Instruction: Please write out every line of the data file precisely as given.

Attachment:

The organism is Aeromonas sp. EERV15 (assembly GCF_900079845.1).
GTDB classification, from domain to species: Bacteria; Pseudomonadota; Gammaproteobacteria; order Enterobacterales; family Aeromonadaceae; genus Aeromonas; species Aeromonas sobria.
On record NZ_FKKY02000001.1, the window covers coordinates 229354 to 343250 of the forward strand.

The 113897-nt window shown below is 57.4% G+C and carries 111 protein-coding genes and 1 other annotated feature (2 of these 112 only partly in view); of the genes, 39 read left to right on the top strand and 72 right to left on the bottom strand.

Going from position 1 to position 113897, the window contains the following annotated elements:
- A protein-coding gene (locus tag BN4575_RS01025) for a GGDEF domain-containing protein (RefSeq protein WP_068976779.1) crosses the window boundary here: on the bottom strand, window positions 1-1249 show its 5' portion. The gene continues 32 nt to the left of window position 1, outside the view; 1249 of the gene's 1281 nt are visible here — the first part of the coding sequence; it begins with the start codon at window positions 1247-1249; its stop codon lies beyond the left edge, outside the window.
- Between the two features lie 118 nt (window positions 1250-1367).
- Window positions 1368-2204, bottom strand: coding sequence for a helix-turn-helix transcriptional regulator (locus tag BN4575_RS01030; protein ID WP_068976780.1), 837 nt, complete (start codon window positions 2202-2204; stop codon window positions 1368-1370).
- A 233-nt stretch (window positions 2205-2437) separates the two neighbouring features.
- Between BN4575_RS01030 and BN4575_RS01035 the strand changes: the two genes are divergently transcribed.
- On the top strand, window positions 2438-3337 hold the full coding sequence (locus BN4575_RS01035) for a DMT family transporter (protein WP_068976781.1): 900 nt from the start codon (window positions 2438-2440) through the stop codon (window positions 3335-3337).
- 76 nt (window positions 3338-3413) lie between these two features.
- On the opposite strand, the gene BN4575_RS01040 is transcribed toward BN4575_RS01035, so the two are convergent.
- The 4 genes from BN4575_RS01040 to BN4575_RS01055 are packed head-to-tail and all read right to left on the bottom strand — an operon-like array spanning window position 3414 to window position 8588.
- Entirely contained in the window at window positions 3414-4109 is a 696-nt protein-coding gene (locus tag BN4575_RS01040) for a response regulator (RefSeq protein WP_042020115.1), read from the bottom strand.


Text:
The organism is Aeromonas sp. EERV15 (assembly GCF_900079845.1).
GTDB classification, from domain to species: Bacteria; Pseudomonadota; Gammaproteobacteria; order Enterobacterales; family Aeromonadaceae; genus Aeromonas; species Aeromonas sobria.
On record NZ_FKKY02000001.1, the window covers coordinates 229354 to 343250 of the forward strand.

The 113897-nt window shown below is 57.4% G+C and carries 111 protein-coding genes and 1 other annotated feature (2 of these 112 only partly in view); of the genes, 39 read left to right on the top strand and 72 right to left on the bottom strand.

Going from position 1 to position 113897, the window contains the following annotated elements:
- A protein-coding gene (locus tag BN4575_RS01025) for a GGDEF domain-containing protein (RefSeq protein WP_068976779.1) crosses the window boundary here: on the bottom strand, window positions 1-1249 show its 5' portion. The gene continues 32 nt to the left of window position 1, outside the view; 1249 of the gene's 1281 nt are visible here — the first part of the coding sequence; it begins with the start codon at window positions 1247-1249; its stop codon lies beyond the left edge, outside the window.
- Between the two features lie 118 nt (window positions 1250-1367).
- Window positions 1368-2204, bottom strand: coding sequence for a helix-turn-helix transcriptional regulator (locus tag BN4575_RS01030; protein ID WP_068976780.1), 837 nt, complete (start codon window positions 2202-2204; stop codon window positions 1368-1370).
- A 233-nt stretch (window positions 2205-2437) separates the two neighbouring features.
- Between BN4575_RS01030 and BN4575_RS01035 the strand changes: the two genes are divergently transcribed.
- On the top strand, window positions 2438-3337 hold the full coding sequence (locus BN4575_RS01035) for a DMT family transporter (protein WP_068976781.1): 900 nt from the start codon (window positions 2438-2440) through the stop codon (window positions 3335-3337).
- 76 nt (window positions 3338-3413) lie between these two features.
- On the opposite strand, the gene BN4575_RS01040 is transcribed toward BN4575_RS01035, so the two are convergent.
- The 4 genes from BN4575_RS01040 to BN4575_RS01055 are packed head-to-tail and all read right to left on the bottom strand — an operon-like array spanning window position 3414 to window position 8588.
- Entirely contained in the window at window positions 3414-4109 is a 696-nt protein-coding gene (locus tag BN4575_RS01040) for a response regulator (RefSeq protein WP_042020115.1), read from the bottom strand.